Has your employment been terminated? Do you think it was a wrongful termination? Knowing the employment law is vital to understand your legal rights. Florida is one of a number of states where individuals work at-will. This means that an employer can fire someone at anytime, for any reason, or for no reason at all. Seeking the advice of a Florida employment attorney can be beneficial in getting a valid claim initiated as each step of a case has specific timelines in which actions must be accomplished.Florida has no law dedicated to wrongful termination, but there are state and federal labor laws that do protect employees from a wrongful dismissal based on certain criteria and circumstances. But laws can be changed, modified, or added at any time by the government and the Florida judicial system. A knowledgeable and experienced wrongful termination lawyer can explain all of your legal rights and what is needed to present your case for a favorable resolution.FEDERAL EMPLOYMENT LAWS The Civil Rights Act of 1964 and the Age Discrimination in Employment Act of 1967 prohibit discrimination based on an employee's race, color, age, religion, sex, and national origin.The Americans with Disabilities Act of 1990 prohibits discrimination based on an employee's disability or against someone who is believed to have a disability.The Fair Labor Standards Act (FLSA) of 1938 has been amended overtime and today includes prohibited discrimination against an employee based on marital status, citizenship status, and pregnancy.The FLSA guarantees employees certain workplace rights that employers cannot violate. Two examples of employees' rights are: the ability to assemble to form a union and to be paid an overtime rate for hourly employees working more than 40 per week. It is illegal for an employer to discriminate against or dismiss employees for asserting their rights as allowed by law or statue.FLORIDA EMPLOYMENT LAWSIn addition to discriminatory classes prohibited by Federal laws, Florida law makes it illegal to discriminate or dismiss someone based on having AIDS/HIV or sickle cell trait.Florida law enforces all Federal law and prohibits discriminatory employment actions if an employer has at least 15 employees. In Florida, an employee must be at least 40 for an allegation of age discrimination and there must be at least 20 individuals employed. An employer only has to have four employees for a wrongful termination based on citizenship status.Employees with employment contracts may not be at-will employees. If the contract specified in writing that they will not be fired during a certain period of time and then were fired during this timeframe, it may be a breach of contract claim.Florida allows terminated employees to file a lawsuit for fraud, emotional distress, injuries and violation of public and federal policies. These types of cases are called Tort and become personal injury cases. ADDITIONAL LABOR LAWSBoth Federal and Florida employment law makes it illegal for an employer to discriminate against personnel who exercise their rights to be absent from the workplace due to mandatory active duty military leave, jury duty, and to care for serous medical situations involving themselves or family members, as defined by the Family Medical Leave Act of 1993.Anyone who decides to file a claim for wrongful termination must file with a government agency before pursuing a personal lawsuit. On a Federal level, a claim can be filed with the Equal Employment Opportunity Commission, and in Florida, it would be the Florida Commission on Human Relations.If you believe that you were wrongfully dismissed; today would be the best time to talk with a wrongful termination lawyer.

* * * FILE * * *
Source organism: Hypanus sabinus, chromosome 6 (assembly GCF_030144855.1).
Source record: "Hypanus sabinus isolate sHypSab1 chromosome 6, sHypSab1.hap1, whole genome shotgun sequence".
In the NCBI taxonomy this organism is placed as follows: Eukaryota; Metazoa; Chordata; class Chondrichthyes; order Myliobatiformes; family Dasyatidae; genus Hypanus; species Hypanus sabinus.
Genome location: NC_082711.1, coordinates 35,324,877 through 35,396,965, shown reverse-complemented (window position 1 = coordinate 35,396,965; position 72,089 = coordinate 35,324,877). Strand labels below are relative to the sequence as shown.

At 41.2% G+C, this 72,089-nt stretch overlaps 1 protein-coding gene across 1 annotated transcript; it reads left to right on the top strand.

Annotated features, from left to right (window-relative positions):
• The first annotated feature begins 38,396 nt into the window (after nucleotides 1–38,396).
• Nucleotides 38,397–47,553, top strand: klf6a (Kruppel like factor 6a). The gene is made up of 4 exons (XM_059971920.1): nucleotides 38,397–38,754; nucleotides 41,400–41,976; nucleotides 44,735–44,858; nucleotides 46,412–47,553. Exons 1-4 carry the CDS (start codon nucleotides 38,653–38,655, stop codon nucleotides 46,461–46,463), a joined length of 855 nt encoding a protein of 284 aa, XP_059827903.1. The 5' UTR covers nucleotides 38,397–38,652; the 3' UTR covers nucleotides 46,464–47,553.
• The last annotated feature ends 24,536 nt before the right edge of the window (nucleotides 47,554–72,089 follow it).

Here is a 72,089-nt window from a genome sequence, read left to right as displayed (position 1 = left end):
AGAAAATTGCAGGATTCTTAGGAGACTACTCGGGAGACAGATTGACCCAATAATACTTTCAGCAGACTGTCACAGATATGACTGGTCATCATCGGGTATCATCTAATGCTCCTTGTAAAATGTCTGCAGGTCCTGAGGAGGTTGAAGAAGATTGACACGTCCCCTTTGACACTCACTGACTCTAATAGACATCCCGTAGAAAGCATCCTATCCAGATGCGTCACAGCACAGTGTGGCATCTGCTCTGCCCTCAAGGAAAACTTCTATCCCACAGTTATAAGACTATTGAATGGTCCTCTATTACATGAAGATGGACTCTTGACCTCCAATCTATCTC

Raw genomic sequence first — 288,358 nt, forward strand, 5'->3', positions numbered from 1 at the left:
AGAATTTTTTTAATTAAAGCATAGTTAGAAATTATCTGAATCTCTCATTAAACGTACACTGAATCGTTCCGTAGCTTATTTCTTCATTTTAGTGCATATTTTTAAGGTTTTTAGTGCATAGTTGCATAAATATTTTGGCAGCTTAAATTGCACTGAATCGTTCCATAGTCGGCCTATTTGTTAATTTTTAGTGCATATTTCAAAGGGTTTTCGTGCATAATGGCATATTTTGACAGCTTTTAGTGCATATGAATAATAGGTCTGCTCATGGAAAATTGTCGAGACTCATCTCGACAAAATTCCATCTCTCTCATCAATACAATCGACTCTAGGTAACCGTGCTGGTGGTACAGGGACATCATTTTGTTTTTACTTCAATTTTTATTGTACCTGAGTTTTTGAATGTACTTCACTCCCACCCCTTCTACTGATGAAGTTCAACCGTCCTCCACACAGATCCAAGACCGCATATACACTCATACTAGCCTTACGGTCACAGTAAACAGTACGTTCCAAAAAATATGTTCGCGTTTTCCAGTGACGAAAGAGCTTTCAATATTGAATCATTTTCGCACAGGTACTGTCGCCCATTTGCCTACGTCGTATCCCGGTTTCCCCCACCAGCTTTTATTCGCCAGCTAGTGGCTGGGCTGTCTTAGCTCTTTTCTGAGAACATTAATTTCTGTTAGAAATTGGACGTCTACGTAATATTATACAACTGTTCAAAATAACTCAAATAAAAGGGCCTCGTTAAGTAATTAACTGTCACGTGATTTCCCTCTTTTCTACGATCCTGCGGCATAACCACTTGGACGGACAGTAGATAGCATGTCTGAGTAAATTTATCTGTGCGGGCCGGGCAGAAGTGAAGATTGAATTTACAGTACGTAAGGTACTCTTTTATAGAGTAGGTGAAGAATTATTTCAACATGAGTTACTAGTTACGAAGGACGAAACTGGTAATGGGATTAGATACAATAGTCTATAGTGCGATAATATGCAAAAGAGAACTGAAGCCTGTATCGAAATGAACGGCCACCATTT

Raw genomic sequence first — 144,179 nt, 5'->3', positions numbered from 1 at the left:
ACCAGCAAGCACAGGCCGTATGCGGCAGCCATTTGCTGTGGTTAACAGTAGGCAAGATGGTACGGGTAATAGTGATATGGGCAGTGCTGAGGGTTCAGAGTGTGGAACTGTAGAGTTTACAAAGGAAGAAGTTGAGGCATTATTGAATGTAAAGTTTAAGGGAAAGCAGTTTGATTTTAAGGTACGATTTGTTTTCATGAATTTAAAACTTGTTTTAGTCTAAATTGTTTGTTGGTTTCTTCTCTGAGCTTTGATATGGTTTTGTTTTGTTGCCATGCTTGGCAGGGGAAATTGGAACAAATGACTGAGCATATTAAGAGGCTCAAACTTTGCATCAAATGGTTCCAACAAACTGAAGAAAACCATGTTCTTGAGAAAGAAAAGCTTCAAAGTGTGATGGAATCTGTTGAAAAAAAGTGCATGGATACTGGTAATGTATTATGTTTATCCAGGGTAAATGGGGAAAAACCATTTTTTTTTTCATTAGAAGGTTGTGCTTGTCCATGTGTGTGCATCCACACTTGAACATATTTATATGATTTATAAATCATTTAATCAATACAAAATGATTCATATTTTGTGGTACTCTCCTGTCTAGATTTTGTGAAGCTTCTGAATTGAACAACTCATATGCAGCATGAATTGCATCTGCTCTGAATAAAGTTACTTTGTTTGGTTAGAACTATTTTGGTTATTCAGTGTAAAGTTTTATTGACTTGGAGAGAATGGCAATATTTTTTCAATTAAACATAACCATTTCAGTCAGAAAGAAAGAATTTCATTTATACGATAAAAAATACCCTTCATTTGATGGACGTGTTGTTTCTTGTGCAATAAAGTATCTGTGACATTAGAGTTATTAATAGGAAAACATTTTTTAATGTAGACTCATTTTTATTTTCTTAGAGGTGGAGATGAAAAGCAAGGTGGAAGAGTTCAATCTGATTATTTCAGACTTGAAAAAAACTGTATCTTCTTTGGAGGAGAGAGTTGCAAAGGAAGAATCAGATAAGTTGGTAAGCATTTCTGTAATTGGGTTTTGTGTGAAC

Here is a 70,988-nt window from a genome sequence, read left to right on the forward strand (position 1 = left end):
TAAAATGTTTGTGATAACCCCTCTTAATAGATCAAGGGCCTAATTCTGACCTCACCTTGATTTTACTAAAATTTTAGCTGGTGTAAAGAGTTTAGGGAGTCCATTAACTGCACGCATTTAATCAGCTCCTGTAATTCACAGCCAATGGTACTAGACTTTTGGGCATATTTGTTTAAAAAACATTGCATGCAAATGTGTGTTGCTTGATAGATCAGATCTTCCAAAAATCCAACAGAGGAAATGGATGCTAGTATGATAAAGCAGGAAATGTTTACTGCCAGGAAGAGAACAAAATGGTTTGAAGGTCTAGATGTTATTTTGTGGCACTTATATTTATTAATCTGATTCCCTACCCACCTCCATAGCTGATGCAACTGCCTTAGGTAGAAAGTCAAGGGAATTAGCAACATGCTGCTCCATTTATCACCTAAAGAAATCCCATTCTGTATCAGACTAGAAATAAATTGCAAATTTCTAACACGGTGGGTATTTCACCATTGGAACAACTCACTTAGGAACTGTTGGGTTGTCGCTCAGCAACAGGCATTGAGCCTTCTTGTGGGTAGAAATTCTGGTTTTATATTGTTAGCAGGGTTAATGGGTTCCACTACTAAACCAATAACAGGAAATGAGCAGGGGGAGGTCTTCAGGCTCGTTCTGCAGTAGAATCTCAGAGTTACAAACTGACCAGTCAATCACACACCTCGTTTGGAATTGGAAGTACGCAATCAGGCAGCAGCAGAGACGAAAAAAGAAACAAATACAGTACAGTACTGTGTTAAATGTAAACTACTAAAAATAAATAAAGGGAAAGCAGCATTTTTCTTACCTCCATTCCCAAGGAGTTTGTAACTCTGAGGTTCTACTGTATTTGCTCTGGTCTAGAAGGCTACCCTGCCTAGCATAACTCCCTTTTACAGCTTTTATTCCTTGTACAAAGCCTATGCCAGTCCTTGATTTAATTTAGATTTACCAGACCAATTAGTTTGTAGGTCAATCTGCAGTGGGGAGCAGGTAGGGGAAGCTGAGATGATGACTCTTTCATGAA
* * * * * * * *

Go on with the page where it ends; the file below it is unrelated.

Wrongful Termination - Understanding Your Legal Rights

Can You Sue An Employer For Wrongful Termination

The defendant resigned and found employment with one of the claimant's competitors. Shortly after her resignation, the claimant discovered that the defendant had sent three e-mails to her personal e-mail account prior to leaving the company. The e-mails concerned:

* Presentations she had made to the claimant's customers;

* Feedback which customers had given in relation to the claimant's services; and

* Prices of the claimant's products.

The claimant was of the opinion that the information contained in the e-mails was confidential and therefore violated the terms of the defendant's contract of employment. The claimant confronted the defendant with its discovery.

The defendant said that she had sent the e-mails to her personal e-mail account in error, and offered to let the claimant view her personal e-mail account to show that she had not breached the terms of her contract. The claimant tried to persuade the defendant to stay in its employment, but was unsuccessful.

The claimant then instructed its solicitors to write to the defendant alleging that the defendant had breached the terms of her employment which amounted to breach of confidence. The claimant also requested the return of all its materials which were in the defendant's possession. The defendant replied to the letter stating that the e-mails were not sent to anyone else, and that once the error had been discovered, she had not even opened them.

The claimant did not respond to her letter. They instead issued proceedings against her and applied for an interim injunction. They alleged that the sending of the e-mails to her personal account amounted to her 'using' confidential information in contravention to her contractual obligations. They also alleged that by her failing to immediately return their materials, she had further breached the terms of her contract.

The claim was dismissed. The court held the where the e-mails had remained unopened the confidential information had not been 'used' in a way which amounted to breach of confidence. Although she had not immediately returned the materials, she had previously offered the claimant the permission to view her personal e-mail account and to delete the e-mails relating to the claimant's confidential information.

In addition to this, the court held that the information which was the subject of the claimant's complaint was utterly innocuous and that the claimant had reacted totally disproportionately. The matter should not have been taken to court and the defendant's undertakings had been adequate.

© RT COOPERS, 2006. This Briefing Note does not provide a comprehensive or complete statement of the law relating to the issues discussed nor does it constitute legal advice. It is intended only to highlight general issues. Specialist legal advice should always be sought in relation to particular circumstances.